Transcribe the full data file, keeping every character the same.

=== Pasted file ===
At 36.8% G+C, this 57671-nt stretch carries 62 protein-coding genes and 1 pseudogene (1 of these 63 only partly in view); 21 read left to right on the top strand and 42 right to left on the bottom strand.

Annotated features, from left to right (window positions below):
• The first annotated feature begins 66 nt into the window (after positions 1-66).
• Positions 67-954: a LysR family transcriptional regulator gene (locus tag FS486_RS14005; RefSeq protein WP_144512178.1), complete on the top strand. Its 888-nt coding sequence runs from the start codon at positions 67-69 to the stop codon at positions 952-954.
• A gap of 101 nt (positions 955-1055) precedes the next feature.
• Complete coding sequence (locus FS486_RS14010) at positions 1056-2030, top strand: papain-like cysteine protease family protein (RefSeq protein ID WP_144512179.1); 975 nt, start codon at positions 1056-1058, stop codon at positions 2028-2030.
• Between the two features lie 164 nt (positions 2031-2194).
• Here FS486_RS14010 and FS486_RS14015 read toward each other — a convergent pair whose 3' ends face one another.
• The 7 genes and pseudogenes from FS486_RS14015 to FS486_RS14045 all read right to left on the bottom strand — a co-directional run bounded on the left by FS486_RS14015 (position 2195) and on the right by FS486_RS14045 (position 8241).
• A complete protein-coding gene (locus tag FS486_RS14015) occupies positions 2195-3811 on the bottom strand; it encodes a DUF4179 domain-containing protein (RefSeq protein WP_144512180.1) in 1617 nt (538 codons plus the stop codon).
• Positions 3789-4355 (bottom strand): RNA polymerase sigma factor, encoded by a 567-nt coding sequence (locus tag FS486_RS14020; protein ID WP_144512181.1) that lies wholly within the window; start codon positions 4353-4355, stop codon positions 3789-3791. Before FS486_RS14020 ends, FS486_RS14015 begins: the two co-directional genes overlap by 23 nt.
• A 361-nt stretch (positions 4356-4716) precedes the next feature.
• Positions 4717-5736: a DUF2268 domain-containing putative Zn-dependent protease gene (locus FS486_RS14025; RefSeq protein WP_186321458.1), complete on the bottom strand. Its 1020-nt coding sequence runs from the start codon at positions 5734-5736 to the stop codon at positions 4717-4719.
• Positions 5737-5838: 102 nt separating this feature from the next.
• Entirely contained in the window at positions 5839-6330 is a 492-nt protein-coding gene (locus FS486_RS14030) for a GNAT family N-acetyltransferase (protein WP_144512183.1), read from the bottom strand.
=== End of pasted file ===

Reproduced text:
At 36.8% G+C, this 57671-nt stretch carries 62 protein-coding genes and 1 pseudogene (1 of these 63 only partly in view); 21 read left to right on the top strand and 42 right to left on the bottom strand.

Annotated features, from left to right (window positions below):
• The first annotated feature begins 66 nt into the window (after positions 1-66).
• Positions 67-954: a LysR family transcriptional regulator gene (locus tag FS486_RS14005; RefSeq protein WP_144512178.1), complete on the top strand. Its 888-nt coding sequence runs from the start codon at positions 67-69 to the stop codon at positions 952-954.
• A gap of 101 nt (positions 955-1055) precedes the next feature.
• Complete coding sequence (locus FS486_RS14010) at positions 1056-2030, top strand: papain-like cysteine protease family protein (RefSeq protein ID WP_144512179.1); 975 nt, start codon at positions 1056-1058, stop codon at positions 2028-2030.
• Between the two features lie 164 nt (positions 2031-2194).
• Here FS486_RS14010 and FS486_RS14015 read toward each other — a convergent pair whose 3' ends face one another.
• The 7 genes and pseudogenes from FS486_RS14015 to FS486_RS14045 all read right to left on the bottom strand — a co-directional run bounded on the left by FS486_RS14015 (position 2195) and on the right by FS486_RS14045 (position 8241).
• A complete protein-coding gene (locus tag FS486_RS14015) occupies positions 2195-3811 on the bottom strand; it encodes a DUF4179 domain-containing protein (RefSeq protein WP_144512180.1) in 1617 nt (538 codons plus the stop codon).
• Positions 3789-4355 (bottom strand): RNA polymerase sigma factor, encoded by a 567-nt coding sequence (locus tag FS486_RS14020; protein ID WP_144512181.1) that lies wholly within the window; start codon positions 4353-4355, stop codon positions 3789-3791. Before FS486_RS14020 ends, FS486_RS14015 begins: the two co-directional genes overlap by 23 nt.
• A 361-nt stretch (positions 4356-4716) precedes the next feature.
• Positions 4717-5736: a DUF2268 domain-containing putative Zn-dependent protease gene (locus FS486_RS14025; RefSeq protein WP_186321458.1), complete on the bottom strand. Its 1020-nt coding sequence runs from the start codon at positions 5734-5736 to the stop codon at positions 4717-4719.
• Positions 5737-5838: 102 nt separating this feature from the next.
• Entirely contained in the window at positions 5839-6330 is a 492-nt protein-coding gene (locus FS486_RS14030) for a GNAT family N-acetyltransferase (protein WP_144512183.1), read from the bottom strand.